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Really Simple Systems review

CRM and beauty don't always go together. Does an aesthetically pleasing UI count for much?

A man looks at his tablet with a happy expression
Price
Free to £35 per user per month (ex VAT)
  • Excellent pricing structure; Flexible reporting; API access
  • Limited built-in features and reporting

As its name suggests, Really Simple Systems' (RSS) customer relationship management addresses a near-universal weaknesses of rival cloud CRMs: complexity. Low price and simplicity is a tempting calling card for smaller businesses that might lack the resources to support more complicated systems.

Certainly, it ticks the inexpensive box. Its three versions include an entirely free and workmanlike two-user system, though only the Enterprise version offers most of its high-end features.

The app’s design is one of the clearest we've seen. A stretch to call it beautiful, maybe, but it's logically presented and, unusually, fully responsive, adjusting automatically to the size of screen you're viewing it on.

The app comprises three modules: Sales, Marketing and Service and Support, and you switch between them from a toolbar menu. The default home screen – it’s customisable – summarises live tasks and opportunities and shows a sales funnel illustrating how leads are being converted to sales.

Like most CRM systems, RSS principally track the movement of opportunities from first lead to sale, though there is a notable simplicity – or put more negatively, linearity – to its approach. Details of prospects and customers are stored in an Accounts section, accessible from the left-hand menu above Contacts and Opportunities sections. But you can't create a contact outside the Accounts section (as you can in SageCRM) nor create opportunities from the Opportunities view. Instead, you have to go back to the Accounts window and add them to tables there.

But when it comes to keeping tabs on opportunities, RSS has a lot going for it. For tracking email, it uses a syncing feature, MailSync. When we turned on this option, we were startled to receive an email helpfully asking for account details. We ignored this and set it all up ourselves easily enough: you set up a mailbox, and then set your mail server – or Google Mail or Hotmail account – to forward email to this. Email sent from RSS is automatically tracked, while external email can be copied to your RSS mailbox. When it arrives, it's tracked if it matches contacts' email addresses, otherwise it’s ignored.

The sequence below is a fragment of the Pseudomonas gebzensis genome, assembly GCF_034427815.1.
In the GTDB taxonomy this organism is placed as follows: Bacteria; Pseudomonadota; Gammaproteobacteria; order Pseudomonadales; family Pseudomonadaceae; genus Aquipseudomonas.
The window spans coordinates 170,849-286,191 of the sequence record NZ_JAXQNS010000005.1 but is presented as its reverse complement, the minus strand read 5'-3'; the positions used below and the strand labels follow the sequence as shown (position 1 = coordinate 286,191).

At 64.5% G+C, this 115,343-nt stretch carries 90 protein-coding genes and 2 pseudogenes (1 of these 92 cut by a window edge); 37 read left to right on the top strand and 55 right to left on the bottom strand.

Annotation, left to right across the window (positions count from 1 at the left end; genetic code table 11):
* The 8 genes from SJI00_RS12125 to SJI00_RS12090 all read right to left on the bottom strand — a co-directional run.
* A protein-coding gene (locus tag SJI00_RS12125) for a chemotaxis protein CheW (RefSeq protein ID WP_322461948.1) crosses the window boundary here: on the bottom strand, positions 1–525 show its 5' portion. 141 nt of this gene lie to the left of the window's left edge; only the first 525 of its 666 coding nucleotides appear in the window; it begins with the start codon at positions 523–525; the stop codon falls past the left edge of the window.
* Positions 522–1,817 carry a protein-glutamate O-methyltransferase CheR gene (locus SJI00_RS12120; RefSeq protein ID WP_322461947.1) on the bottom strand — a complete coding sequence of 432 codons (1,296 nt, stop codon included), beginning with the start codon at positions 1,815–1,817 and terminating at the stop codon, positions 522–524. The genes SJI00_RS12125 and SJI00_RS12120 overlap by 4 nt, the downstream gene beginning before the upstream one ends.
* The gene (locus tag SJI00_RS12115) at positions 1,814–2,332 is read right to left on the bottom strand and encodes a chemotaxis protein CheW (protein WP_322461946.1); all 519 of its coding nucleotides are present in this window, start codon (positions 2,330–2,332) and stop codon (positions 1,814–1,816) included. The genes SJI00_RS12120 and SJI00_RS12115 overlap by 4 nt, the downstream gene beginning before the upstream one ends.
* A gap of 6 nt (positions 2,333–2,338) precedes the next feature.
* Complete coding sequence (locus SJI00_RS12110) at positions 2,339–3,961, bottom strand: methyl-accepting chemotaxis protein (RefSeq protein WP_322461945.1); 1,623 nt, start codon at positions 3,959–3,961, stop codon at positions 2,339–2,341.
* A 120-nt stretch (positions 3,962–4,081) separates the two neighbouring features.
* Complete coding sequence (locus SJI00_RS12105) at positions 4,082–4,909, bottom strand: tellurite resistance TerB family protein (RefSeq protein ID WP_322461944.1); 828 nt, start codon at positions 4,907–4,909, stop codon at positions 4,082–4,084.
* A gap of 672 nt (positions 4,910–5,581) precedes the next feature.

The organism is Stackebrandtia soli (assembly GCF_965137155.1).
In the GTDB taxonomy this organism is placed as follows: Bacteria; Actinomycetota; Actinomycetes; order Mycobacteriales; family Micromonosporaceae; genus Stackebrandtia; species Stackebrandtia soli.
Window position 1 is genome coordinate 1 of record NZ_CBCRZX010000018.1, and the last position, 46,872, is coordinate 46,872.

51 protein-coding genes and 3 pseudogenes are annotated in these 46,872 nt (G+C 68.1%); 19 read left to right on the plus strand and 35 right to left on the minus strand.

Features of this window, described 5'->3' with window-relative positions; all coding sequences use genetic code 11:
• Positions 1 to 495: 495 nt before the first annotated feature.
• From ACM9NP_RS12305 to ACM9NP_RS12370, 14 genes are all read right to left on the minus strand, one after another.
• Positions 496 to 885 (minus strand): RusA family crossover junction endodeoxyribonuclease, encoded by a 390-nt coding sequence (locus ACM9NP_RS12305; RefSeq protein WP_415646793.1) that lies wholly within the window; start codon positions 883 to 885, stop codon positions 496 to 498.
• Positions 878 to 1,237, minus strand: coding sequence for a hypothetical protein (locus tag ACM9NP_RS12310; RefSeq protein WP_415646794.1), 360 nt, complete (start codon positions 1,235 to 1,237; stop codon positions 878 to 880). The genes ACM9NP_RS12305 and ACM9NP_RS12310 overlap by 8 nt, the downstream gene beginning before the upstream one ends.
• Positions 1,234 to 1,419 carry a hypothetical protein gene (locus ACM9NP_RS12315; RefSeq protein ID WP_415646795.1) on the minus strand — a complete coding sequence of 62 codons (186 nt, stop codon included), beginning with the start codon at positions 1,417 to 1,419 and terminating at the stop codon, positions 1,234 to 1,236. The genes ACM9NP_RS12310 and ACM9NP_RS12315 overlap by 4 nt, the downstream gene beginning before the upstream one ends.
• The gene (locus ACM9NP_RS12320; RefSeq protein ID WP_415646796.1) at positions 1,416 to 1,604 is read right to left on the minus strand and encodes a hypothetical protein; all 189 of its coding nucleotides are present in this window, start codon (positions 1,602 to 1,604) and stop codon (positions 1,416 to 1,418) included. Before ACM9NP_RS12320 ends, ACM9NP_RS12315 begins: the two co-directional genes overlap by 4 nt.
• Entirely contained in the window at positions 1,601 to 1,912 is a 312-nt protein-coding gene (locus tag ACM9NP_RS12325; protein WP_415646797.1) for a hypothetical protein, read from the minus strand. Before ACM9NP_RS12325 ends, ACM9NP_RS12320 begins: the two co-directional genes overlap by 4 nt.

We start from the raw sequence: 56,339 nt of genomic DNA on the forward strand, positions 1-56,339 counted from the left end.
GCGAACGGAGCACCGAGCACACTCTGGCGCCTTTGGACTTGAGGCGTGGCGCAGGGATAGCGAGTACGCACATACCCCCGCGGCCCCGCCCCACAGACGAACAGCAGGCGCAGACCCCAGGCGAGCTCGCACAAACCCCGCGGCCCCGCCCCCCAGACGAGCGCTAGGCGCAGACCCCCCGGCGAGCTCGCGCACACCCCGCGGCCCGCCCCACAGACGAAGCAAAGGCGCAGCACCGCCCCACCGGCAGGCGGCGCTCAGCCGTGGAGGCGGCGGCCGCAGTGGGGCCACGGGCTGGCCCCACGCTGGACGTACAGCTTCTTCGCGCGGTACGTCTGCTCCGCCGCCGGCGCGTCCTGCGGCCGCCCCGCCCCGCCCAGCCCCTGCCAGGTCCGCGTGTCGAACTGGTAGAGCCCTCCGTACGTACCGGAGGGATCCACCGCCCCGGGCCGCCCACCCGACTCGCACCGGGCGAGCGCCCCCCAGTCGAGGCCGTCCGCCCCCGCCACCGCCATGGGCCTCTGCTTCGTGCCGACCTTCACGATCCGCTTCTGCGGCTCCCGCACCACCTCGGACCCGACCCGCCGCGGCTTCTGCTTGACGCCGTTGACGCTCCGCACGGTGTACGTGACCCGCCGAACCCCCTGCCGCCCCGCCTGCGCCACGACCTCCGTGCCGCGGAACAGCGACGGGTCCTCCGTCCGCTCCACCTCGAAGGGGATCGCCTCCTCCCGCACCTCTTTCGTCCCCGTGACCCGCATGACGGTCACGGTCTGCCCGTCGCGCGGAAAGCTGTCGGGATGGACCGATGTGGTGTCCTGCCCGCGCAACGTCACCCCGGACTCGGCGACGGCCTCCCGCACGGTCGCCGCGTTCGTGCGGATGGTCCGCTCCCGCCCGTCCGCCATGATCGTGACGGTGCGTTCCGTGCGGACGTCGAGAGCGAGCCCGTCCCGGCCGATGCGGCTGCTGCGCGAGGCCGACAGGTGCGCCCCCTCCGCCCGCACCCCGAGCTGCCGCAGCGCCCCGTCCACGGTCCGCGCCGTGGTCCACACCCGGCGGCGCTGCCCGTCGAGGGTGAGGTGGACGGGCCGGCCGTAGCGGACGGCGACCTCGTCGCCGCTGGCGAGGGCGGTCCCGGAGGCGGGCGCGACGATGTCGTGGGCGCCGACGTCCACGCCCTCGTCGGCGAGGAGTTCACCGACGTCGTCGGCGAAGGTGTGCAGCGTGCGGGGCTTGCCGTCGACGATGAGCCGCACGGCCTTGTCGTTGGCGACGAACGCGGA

RSS’s pre-built reports, held in a single, searchable list, are limited in number but easily extensible. We built our own in a minute or two by selecting, from a setup page, the fields to include, selection criteria and sort order, though a series of drop-down menus. This flexible approach to customisation is replicated elsewhere, such as when adding your own fields to any element in the app.

RSS also offers a powerful campaign management tool in its Marketing module. You can set up different types of campaign – from advert to bulk email, assign accounts and opportunities to them. Tracking works well at the email stage – RSS can track click-throughs from the built-in, easily editable HTML newsletters that can be sent from the app.

The product is unusual in that it offers integration with external accounting systems. Granted, it's limited to KashFlow and Sage One. We’d have liked to have seen more. But if you do use either of these, it's supremely easy to set up links to allow sharing of customer information or turn RSS opportunities into a quote or invoice in KashFlow.

The clear downside to RSS is the shallow feature list compared to the market-leading competitors. Noticeably, there are no sharing features. There's neither the built-in social chat features to match those provided by Salesforce's Chatter plug-in, nor even the chance to embed social media feeds as you can with Sage CRM. Neither is there a third-party plug-in market.

But the Enterprise version compensates with access to an application programming interface (API) to connect to other cloud services. It’s a bargain - a similar feature in Salesforce is only available to subscribers paying significantly more. And as the API is built using an open format and gives read and write access to almost all app elements, your only limitation is how willing you are to get your hands dirty with a bit of coding.

More simply, a WebTransactions function – which allows forms on your website to, for example, automatically create opportunities in RSS for named users to follow up, can all be constructed using a relatively simple drop-down menu.

We also appreciate the easy way you can get data in and out of the app. It took us seconds to download all our hosted data to our desktop; a reassuring lack of lock-in.

The product is cloud hosted - there's no on-premise option as there is with SugarCRM – but RSS reports 99.999% uptime and we found the service very responsive. The same praise can be applied to the support team, which responded to questions within the hour.

RSS isn't a complete option for larger businesses, but given its cost, flexibility and ease of use it’s the one a small business should check out first.

Verdict 

It’s not the most feature-rich CRM, but it’s a recommended starting point for small outfits.

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